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AMD - Zynq SoC System Architecture

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Training Duration: 2 days

Course Description

The AMD Zynq™ SoC provides a new level of system design capabilities. This course provides experienced system architects with the knowledge to effectively architect a Zynq system on a chip.

This course presents the features and benefits of the Zynq architecture for making decisions on architecting a Zynq SoC project. It covers the architecture of the Arm® Cortex®-A9 processor-based processing system (PS) and the integration of programmable logic (PL) at a sufficiently deep level that a system designer can successfully and effectively utilize the Zynq SoC.

The course also details the individual components that comprise the PS, I/O peripherals, timers and caching, as well as the DMA, interrupt and memory controllers. Emphasis will be placed on effective access and usage of the PS DDR controller from PL user logic, efficient PL-to-PS interfacing and design techniques, tradeoffs and advantages of implementing functions in the PS or the PL.

Engineers who need a deeper understanding of the Arm® Cortex®-A9 processor should attend Arm Cortex-A9 for Zynq System Design, which describes the principles and internal details of the Cortex®-A9 processor architecture itself, as opposed to the architecture of the Zynq processing system (PS) of which it is a part.

System architects who are interested in architecting a system on a chip using the Zynq SoC

  • Digital system architecture design experience
  • Basic understanding of microprocessor architecture
  • Basic understanding of C programming
  • Basic HDL modeling experience
  • Vivado™ Design or System Edition
  • Architecture: Zynq-7000 SoC*
  • Demo board: Zynq-7000 SoC ZC702 or Zed board*


* This course focuses on the Zynq-7000 SoC. Please contact Doulos for the specifics of the in-class lab board or other customizations.

After completing this comprehensive training, you will know how to:

  • Describe the architecture and components that comprise the Zynq SoC processing system (PS)
  • Relate a user design goal to the function, benefit and use of the Zynq SoC
  • Effectively select and design an interface between the Zynq PS and programmable logic (PL) that meets project goals
  • Analyze the tradeoffs and advantages of performing a function in software versus PL

Day 1

  • Overview {Demo}
  • Application Processor Unit (APU) {Lab}
  • Neon Co-Processor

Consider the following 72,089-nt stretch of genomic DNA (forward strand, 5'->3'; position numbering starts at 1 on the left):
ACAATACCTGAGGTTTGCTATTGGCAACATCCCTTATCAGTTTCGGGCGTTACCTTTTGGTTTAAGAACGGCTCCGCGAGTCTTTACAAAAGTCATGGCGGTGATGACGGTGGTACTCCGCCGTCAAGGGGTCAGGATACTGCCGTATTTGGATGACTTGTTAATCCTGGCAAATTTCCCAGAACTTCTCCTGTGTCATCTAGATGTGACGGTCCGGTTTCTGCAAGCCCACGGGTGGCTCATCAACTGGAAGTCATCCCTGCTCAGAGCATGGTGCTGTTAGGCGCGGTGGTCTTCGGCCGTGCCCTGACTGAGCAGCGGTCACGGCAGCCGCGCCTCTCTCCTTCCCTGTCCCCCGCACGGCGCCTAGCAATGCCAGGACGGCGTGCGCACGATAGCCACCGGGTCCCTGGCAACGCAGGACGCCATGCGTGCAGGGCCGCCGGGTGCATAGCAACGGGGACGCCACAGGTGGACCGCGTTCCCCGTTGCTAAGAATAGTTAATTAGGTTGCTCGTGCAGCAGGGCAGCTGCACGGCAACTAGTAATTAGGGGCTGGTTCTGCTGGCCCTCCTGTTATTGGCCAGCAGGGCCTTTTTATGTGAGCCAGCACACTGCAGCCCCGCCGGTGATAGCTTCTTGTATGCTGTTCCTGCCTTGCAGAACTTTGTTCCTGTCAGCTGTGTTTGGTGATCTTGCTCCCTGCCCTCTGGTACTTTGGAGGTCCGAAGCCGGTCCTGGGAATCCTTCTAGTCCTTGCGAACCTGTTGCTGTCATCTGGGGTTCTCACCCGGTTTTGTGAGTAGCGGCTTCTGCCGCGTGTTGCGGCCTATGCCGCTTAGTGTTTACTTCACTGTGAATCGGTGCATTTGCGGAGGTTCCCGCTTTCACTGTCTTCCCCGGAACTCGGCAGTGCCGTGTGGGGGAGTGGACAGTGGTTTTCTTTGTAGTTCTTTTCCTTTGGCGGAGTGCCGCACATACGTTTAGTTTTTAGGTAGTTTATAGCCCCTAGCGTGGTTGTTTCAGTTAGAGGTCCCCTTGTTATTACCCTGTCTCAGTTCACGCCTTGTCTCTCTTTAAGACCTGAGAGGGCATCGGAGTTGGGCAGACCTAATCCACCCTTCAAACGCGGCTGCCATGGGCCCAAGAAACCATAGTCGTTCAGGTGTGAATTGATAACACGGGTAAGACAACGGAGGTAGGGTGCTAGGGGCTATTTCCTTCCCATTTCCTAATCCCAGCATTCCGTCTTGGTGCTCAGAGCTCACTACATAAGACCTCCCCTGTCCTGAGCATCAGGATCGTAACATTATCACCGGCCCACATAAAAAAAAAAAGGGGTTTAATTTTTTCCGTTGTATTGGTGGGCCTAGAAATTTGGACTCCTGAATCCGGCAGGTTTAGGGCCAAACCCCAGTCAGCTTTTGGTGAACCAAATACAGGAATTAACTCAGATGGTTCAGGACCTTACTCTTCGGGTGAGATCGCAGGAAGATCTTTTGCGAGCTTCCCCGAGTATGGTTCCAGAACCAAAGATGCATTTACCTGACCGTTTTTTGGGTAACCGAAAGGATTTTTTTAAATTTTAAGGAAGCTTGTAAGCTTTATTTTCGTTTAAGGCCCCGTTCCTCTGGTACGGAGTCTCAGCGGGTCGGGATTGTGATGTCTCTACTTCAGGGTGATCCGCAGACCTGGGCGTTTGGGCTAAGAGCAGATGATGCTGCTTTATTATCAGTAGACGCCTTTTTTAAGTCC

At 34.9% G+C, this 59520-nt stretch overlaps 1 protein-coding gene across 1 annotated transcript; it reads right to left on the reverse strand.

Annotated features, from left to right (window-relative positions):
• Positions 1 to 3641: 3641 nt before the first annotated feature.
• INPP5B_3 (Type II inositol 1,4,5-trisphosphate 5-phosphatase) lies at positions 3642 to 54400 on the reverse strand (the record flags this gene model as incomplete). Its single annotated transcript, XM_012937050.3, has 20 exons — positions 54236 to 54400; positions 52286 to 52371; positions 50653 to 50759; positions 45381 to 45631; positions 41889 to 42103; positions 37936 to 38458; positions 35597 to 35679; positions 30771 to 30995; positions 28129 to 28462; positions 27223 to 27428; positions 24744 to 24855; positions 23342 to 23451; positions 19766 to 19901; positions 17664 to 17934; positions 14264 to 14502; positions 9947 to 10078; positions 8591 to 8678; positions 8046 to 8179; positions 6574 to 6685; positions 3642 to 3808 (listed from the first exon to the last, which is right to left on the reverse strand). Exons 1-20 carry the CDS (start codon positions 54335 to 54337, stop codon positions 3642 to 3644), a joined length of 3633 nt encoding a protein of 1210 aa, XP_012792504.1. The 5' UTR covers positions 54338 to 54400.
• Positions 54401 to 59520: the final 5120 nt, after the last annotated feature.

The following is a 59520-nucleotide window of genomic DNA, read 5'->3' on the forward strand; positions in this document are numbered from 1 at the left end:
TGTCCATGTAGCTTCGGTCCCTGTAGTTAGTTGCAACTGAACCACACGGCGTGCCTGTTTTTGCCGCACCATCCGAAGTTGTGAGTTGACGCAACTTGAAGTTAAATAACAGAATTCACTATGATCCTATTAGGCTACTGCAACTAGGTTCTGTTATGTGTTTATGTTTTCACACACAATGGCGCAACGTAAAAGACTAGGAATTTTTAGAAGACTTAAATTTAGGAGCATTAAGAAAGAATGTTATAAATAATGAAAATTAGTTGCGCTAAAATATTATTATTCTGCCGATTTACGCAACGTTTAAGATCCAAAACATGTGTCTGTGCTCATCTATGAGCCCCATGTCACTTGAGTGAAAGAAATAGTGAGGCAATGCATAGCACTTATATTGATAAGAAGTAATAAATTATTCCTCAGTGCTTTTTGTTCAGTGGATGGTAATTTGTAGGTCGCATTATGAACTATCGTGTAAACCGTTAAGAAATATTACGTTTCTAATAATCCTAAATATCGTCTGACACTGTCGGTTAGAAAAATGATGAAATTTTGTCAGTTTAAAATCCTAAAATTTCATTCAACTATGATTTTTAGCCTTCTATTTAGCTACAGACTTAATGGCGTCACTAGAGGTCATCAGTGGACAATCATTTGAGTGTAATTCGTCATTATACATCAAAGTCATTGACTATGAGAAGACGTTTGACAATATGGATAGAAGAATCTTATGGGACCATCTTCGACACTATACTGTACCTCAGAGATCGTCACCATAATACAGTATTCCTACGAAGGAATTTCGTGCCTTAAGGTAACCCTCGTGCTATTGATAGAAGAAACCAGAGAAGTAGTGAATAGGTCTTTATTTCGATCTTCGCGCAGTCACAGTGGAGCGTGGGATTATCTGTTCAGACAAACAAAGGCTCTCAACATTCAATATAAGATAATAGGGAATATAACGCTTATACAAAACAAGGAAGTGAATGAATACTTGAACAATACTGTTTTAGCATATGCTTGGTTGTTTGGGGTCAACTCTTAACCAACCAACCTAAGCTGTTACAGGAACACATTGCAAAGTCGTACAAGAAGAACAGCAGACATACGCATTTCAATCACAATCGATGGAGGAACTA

• Input/Output Peripherals {Demo}
  • PS Peripherals
    • Low-Speed: Overview {Lab}
    • Low-Speed: UART {Demo}
    • Low-Speed: CAN {Demo}
    • Low-Speed: I2C
    • Low-Speed: SD/SDIO
    • Low-Speed: GPIO
    • High-Speed: USB
    • High-Speed: Gigabit Ethernet {Lab}
  • DMA Controller (DMAC) {Lab}
  • DMA
    • Introduction and Features
    • Block Design and Interrupts
    • Read and Write


Day 2

  • AXI
    • Introduction
    • Variations
    • Transactions {Demo, Lab}
  • PS-PL Interface {Demo, Lab}
  • Booting {Lab}
  • Memory Resources {Demo}
  • Meeting Performance Goals {Lab}
  • Hardware Design {Lecture}
  • Software Design {Demo, Lab}
  • Debugging {Lab}
  • Tools and Reference Designs

Day 1

  • Overview – Provides a general overview of the Zynq SoC.
  • Application Processor Unit (APU) – Explores the individual components that comprise the APU.
  • Neon Co-Processor – Describes the Neon co-processor that is the companion to each Cortex-A9 processor.
  • Input/Output Peripherals – Introduces the components that comprise the IOP block of the Zynq device PS.
  • Peripherals
    • Low-Speed: Overview – Introduces the low-speed peripherals in the Zynq SoC.
    • Low-Speed: UART – Introduces the UART low-speed peripheral.
    • Low-Speed: CAN – Introduces the CAN low-speed peripheral.
    • Low-Speed: I2C – Introduces the I2C low-speed peripheral.
    • Low-Speed: SD/SDIO – Introduces the SD/SDIO low-speed peripheral.
    • Low-Speed: GPIO – Introduces the GPIO low-speed peripheral.
    • High-Speed: USB – Introduces the USB high-speed peripheral.
    • High-Speed: Gigabit Ethernet – Introduces the Gigabit Ethernet high-speed peripheral.
  • DMA Controller (DMAC) – Explores the operation of the DMAC, which is located in the APU.
  • DMA
    • Introduction and Features – Introduces the direct memory access controller.
    • Block Design and Interrupts – Introduces the DMA block design and the DMA interrupts.
    • Read and Write – Introduces the concepts behind DMA reading and writing.


Day 2

  • AXI
    • Introduction – Introduces the AXI protocol.
    • Variations – Describes the differences and similarities among the three primary AXI variations.
    • Transactions – Describes different types of AXI transactions.
  • PS-PL Interface – Describes in detail the PS interconnect and how it affects PL architecture decisions.
  • Booting – Explains the boot process of the PC and configuration of the PL.
  • Memory Resources – Explains the operation of the on-chip (OCM) memory and various memory controllers located in the PS.
  • Meeting Performance Goals – Focuses on Zynq device performance, including DDR access from the PL, DMA considerations, and power control and reduction techniques.
  • Hardware Design – Discusses the use and configuration of the PS in a hardware design.
  • Software Design – Explores the software side of the Zynq device.
  • Debugging – Introduces debug tools and methodology on the Zynq SoC.
  • Tools and Reference Designs – Describes AMD-provided reference design platforms, use cases, and third-party operating systems and tools for the Zynq SoC.

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